As a market leader in housing design for more than 20 years, Ankrom Moisan knows how to create vibrant communities where people thrive. We draw on our deep experience creating many types of projects—not just other residential buildings, but also hospitality, healthcare, and community centers. Through careful integration of Passive House strategies, we are able to create durable and affordable communities that mitigate outdoor noise, have superior indoor air quality and balanced thermal comfort, and reduce energy bills by up to 90%. Through this fusion of knowledge, we are able to create places that improve human health, reduce energy consumption, and empower communities.

Orchards at Orenco, Phase II. Photo: Casey Braunger. Courtesy of Ankrom Moisan Architects

Orchards at Orenco, Phase II. Photo: Casey Braunger. Courtesy of Ankrom Moisan Architects

WHAT IS PASSIVE HOUSE?

Passive House design is a comprehensive systems approach to building modeling, design, and construction that produces extremely resilient, energy-efficient buildings.

PASSIVE HOUSE DESIGN PRINCIPLES:
• Continuous Insulation / No Thermal Bridges
• Airtight Construction
• Optimized Window Performance
• Balanced Heat and Moisture Recovery
• Minimized Mechanical System

THE PASSIVE HOUSE DIFFERENCE:
• Reduces energy use 75-90%
• Comfortable and healthy:
– Airtight construction = no drafts, minimized temperature swings, reduced outdoor noise transmittance, reduced energy bills
–Constant mechanical ventilation = excellent indoor air quality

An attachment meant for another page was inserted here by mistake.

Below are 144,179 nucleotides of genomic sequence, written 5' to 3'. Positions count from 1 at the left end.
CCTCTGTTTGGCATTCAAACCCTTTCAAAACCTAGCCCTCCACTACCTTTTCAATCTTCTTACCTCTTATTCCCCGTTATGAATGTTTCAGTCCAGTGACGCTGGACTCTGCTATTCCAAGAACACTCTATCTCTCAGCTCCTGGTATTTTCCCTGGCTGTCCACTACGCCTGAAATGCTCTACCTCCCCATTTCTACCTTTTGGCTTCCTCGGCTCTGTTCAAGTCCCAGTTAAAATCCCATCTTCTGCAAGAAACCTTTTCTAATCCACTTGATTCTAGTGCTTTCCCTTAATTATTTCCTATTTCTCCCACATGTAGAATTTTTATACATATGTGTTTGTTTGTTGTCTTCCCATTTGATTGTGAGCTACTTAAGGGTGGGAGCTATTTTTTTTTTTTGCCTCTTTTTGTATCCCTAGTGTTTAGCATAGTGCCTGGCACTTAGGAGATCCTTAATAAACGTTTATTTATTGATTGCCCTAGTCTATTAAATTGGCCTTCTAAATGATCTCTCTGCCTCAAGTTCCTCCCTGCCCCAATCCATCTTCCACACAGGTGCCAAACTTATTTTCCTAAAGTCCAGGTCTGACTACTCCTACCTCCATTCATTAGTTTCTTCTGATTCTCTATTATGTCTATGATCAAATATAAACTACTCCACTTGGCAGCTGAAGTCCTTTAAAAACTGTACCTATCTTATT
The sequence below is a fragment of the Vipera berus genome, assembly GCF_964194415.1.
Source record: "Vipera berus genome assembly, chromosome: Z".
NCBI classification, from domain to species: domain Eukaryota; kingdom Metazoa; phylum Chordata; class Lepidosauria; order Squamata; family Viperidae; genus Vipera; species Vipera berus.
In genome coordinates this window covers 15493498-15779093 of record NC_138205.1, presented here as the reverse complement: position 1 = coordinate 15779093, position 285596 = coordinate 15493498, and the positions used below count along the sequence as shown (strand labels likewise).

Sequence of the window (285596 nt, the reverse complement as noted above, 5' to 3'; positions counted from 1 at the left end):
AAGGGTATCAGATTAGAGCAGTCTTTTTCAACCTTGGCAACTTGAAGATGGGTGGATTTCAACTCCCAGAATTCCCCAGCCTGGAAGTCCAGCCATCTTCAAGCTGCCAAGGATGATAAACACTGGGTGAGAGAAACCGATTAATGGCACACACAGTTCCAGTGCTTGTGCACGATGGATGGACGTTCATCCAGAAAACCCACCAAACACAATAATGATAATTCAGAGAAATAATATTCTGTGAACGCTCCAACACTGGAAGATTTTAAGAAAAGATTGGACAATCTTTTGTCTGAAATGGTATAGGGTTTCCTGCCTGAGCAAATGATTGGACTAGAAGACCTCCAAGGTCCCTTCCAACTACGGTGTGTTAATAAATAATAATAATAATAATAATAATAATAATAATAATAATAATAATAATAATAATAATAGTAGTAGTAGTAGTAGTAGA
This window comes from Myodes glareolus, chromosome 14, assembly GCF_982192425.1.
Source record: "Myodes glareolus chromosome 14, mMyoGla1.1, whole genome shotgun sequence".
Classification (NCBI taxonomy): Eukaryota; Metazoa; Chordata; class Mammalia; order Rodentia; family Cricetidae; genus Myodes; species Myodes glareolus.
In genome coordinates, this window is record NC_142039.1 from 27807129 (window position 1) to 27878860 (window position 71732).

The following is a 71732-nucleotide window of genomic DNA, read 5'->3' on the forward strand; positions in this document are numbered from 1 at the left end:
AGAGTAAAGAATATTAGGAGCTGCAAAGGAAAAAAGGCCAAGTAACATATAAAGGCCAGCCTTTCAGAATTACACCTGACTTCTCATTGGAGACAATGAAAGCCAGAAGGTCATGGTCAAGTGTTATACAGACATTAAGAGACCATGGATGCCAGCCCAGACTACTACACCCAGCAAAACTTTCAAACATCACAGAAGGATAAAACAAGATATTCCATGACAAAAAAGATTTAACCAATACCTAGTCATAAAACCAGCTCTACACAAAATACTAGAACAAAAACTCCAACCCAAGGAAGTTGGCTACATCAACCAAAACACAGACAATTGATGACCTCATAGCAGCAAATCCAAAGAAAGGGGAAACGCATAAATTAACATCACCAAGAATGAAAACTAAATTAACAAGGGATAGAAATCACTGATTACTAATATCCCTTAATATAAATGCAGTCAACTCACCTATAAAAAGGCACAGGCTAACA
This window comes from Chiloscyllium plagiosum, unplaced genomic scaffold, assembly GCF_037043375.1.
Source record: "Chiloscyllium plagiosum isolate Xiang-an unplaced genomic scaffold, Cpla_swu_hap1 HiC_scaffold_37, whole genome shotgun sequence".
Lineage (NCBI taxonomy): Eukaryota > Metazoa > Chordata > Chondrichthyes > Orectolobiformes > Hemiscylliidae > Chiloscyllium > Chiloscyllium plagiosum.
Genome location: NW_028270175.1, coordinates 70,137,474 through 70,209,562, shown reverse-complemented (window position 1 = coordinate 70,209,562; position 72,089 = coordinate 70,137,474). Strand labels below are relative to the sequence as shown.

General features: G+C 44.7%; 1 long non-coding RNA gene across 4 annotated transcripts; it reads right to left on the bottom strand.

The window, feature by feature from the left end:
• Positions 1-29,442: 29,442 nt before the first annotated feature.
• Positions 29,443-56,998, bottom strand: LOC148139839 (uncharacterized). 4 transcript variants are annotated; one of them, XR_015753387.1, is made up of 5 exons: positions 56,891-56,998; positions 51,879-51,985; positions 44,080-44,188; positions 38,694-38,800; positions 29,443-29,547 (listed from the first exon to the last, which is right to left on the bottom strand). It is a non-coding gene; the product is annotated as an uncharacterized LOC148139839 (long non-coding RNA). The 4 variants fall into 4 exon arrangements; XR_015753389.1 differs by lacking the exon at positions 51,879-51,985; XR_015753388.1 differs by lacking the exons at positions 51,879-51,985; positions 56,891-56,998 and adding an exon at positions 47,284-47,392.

THE ANATOMY OF A PASSIVE HOUSE: DESIGN PRINCIPLES

THE ANATOMY OF A PASSIVE HOUSE: DESIGN PRINCIPLES

CONTINUOUS INSULATION / NO THERMAL BRIDGES
The envelope is a critical element in meeting Passive House standards. Improving assembly design to minimize heat loss through continuous insulation is important in assuring thermal comfort. Eliminating thermal bridging minimizes heat loss through the envelope, reducing condensation and building deterioration. Continuous insulation includes high R-value at the roof, walls, slabs, and even footings in some cases.  Careful detailing at corners and junctions of assemblies is required to ensure that thermal bridging is eliminated to a satisfactory level.

AIRTIGHT CONSTRUCTION
The Passive House standard has rigorous requirements for building airtightness. In order to achieve this, Passive House buildings have continuous airtight and wind tight barriers. These barriers cut down on heat loss and moisture migration due to infiltration. Design and construction teams must be prudent in maintaining the continuity of the air barriers during design, detailing, and construction.

OPTIMIZED WINDOW PERFORMANCE
Openings often present a weak point in the thermal performance of a building’s enclosure, but selection of high performance windows and doors with thermally broken frames is critical in minimizing losses and optimizing gains through a buildings envelope. Pairing selection with site- and climate-specific orientation and glazing strategies allows projects to optimize daylighting, solar gain, and summer shading.

BALANCED HEAT AND MOISTURE RECOVERY
The mechanical ventilation system and heat and moisture exchange are critical to the building’s thermal comfort, energy efficiency, and high quality indoor air. The stale air exhausted from the building warms filtered, fresh, incoming air, making use of otherwise wasted energy.

MINIMIZED MECHANICAL SYSTEM
Micro-load mechanical systems are possible in Passive House buildings because of the application of all of the design principles in an integrated envelope and systems design. The minimized systems provide thermal comfort through heating, cooling, and dehumidification.

Orchards at Orenco, Phase I. Photo: Casey Braunger. Courtesy of Ankrom Moisan Architects

Orchards at Orenco, Phase I. Photo: Casey Braunger. Courtesy of Ankrom Moisan Architects

ABOUT ORCHARDS AT ORENCO

Orchards at Orenco redefines the model for affordable living in the United States, blending deep green building technology with transit-oriented design to deliver a product that exceeds expectations.